Polling issues ballot papers from RDVs (digital voting records), and ballot papers are made available to political parties and organizations, such as the Brazilian Bar Association (OAB) and the Electoral Public Prosecution. Each party can do its own vote count and compare it to the final result calculated by the TSE mechanism. The process is explained in a report by UOL.
See the questions of the armed forces and the response of the Supreme Electoral Court:
1. Integrity test trust level
The Armed Forces proposed to the TSE to adjust the number of surveys that participate in integrity testing, and implement two sampling plans for testing (one federal and one).
In response, the HEC rejected the proposal: “Given that there was already a significant increase in the sample of integrity-tested ballot boxes in the 2022 elections, operating today with a confidence level greater than 99%, the HEC did not find any technical reasons to support accepting the proposal or The current recommendation,” he said.
2. Draw ballot boxes for integrity testing
The Armed Forces suggested to the TSE that voting machines that participate in the integrity test be chosen by lot, “in a completely random manner”. Today, the inspection bodies choose the departments to be audited.
In response, TSE informed that the proposal was not feasible, but could not be adopted this year.
“However, it is understood that any change must be the subject of a dialogue with all inspection entities – I mention, for example, the Public Prosecution Office, the Federal Police and political parties – because it would involve suppressing a right recognized and in the interest of the effectiveness and transparency of the 2022 electoral process already consolidated,” he said. “.
3. The totality made by TRES
The armed forces proposed that the vote totals be conducted by the Supreme Electoral Tribunal and TREs, as redundant. In response (see above), the Supreme Electoral Tribunal said that this had already been done, and that there was no “dark room” within the Electoral Tribunal for vote counting.
4. Inspection and audit
The armed forces point out that there is currently no difference between “inspection” and “audit,” which may preclude independent auditing. The Supreme Electoral Tribunal responded that there is indeed a possibility to review the electoral process.
5. The New Ballot Box Model in the Public Security Test (TPS)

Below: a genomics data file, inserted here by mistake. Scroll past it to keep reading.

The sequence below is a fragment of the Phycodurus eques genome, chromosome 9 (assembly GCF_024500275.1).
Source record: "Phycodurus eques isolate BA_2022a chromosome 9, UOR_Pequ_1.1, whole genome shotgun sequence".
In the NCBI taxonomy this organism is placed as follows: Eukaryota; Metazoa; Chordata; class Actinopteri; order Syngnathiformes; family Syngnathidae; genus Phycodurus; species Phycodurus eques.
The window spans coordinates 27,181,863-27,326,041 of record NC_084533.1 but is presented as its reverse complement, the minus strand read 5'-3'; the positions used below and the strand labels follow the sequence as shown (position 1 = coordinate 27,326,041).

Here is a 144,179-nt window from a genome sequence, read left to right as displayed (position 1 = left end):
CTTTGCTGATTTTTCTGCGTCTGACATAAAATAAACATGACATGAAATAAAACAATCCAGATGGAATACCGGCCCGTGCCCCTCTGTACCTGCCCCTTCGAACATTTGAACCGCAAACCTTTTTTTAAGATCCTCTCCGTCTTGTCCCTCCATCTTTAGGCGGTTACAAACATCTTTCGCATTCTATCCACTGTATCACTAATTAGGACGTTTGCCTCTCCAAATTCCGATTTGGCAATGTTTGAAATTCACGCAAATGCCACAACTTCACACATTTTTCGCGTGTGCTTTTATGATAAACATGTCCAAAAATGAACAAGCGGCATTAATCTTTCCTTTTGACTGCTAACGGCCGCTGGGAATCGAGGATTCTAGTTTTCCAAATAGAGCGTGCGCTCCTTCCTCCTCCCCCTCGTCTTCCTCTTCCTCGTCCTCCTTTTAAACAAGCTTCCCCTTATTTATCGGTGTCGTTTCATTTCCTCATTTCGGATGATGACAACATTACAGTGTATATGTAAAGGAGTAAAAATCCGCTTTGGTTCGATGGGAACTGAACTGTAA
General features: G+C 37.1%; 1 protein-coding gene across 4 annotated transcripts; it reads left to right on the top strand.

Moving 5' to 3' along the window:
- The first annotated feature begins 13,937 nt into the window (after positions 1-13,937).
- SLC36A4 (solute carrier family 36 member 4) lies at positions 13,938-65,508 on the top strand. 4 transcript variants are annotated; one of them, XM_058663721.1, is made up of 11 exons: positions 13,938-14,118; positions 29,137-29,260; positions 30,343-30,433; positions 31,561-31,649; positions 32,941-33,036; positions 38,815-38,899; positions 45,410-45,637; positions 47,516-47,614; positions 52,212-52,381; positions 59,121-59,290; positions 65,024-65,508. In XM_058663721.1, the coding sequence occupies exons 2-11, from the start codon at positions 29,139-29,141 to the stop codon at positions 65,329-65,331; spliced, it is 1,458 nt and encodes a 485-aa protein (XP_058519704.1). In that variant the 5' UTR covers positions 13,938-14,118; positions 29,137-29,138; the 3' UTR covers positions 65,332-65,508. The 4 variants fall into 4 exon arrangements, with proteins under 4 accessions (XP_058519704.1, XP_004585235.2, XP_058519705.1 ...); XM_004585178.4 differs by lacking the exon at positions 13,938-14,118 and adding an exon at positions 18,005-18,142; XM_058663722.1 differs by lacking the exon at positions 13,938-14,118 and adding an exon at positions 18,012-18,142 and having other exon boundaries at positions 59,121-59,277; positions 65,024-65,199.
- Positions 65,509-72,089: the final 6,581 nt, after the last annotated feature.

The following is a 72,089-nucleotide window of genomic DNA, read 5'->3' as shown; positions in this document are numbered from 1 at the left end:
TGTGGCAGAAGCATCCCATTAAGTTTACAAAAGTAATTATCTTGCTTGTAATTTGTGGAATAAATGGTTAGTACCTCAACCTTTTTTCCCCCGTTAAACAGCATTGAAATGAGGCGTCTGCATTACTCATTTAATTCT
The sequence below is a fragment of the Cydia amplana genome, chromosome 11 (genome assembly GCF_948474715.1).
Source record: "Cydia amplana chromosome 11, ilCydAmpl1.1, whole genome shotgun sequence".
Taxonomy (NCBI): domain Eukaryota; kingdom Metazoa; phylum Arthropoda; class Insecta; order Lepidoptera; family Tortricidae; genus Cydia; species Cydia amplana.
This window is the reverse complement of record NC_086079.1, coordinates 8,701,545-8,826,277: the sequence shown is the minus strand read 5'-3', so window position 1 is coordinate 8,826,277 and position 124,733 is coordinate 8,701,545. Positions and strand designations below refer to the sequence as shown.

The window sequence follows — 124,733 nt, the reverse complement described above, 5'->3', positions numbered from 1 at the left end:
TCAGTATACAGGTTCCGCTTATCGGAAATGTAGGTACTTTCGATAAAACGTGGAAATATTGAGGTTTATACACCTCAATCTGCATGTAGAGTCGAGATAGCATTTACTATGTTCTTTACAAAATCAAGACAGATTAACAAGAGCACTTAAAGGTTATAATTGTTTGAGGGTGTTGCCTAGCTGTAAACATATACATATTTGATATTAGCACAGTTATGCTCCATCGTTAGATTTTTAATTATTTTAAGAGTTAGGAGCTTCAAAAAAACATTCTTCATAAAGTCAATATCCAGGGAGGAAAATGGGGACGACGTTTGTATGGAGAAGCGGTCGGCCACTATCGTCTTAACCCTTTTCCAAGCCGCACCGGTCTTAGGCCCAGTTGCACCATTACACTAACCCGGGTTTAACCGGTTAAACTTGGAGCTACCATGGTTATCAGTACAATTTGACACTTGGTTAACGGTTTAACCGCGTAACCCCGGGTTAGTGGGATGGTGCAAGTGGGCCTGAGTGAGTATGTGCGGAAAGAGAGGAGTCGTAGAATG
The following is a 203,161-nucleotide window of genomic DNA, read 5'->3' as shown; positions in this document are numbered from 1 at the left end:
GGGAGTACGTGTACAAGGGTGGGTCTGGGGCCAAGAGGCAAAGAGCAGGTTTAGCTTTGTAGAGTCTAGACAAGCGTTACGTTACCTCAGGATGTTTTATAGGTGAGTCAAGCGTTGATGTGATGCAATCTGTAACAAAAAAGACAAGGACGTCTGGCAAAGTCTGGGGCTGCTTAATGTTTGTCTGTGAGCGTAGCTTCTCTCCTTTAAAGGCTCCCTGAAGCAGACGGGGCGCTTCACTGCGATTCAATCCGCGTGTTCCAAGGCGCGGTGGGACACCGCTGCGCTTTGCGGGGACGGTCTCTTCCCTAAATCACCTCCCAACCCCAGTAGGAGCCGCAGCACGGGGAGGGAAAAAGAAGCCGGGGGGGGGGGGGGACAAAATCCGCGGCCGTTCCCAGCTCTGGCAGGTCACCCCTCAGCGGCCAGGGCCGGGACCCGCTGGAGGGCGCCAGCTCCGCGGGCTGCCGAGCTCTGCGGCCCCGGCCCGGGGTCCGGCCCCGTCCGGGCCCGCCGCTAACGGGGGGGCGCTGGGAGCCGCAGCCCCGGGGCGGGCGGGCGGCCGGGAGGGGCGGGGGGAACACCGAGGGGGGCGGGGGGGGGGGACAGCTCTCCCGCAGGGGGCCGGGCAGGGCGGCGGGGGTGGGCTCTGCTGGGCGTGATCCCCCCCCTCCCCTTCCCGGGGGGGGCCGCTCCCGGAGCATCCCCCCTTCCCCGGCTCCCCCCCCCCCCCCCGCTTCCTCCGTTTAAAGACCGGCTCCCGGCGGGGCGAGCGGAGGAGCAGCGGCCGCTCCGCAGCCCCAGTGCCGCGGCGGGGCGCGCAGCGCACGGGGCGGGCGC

The Armed Forces require the TSE to pass the UE2020 forms for the electronic ballot box, which was launched last year, through a public security exam before the elections.
TSE responded that the new model has the same security architecture as the 2015 model, which passed TPS last year, and that testing did not report any security vulnerabilities.
“Given that there has been no fruitful attack on the 2015 model, the same drills or plans are not technically apt to succeed on the 2020 model,” he said.
6. Regulatory processes for the verification hypothesis of irregularities in the integrity test
The armed forces recommend early prediction and disclosure of election results “in the event that any irregularity in vote counting is identified in the sample used in the integrity test.”
The Supreme Electoral Tribunal said in response that there are already electoral rules to be adopted in this scenario, but stressed that there have been no fraud or recorded irregularities in integrity tests since its inception in 2002.
“The few times that, at the end of the procedure, the differences between the results have been checked, they have been caused by human errors in typing the sounds, which can be checked and proven beyond any doubt by the footage captured and recorded in the transcripts of the audits. Thus, nothing about the ballot box or the electronic process itself.
7. Duplication of abstention
The armed forces demanded the preparation of a report on abstention and death data among registered voters in order to increase the “space available to inspect the electoral process” and to avoid double votes.
The Turkish Deliberative Court (TSE) rejected the request and said that supervisory bodies, such as MPs and parties, can question whether they have noticed evidence of fraud.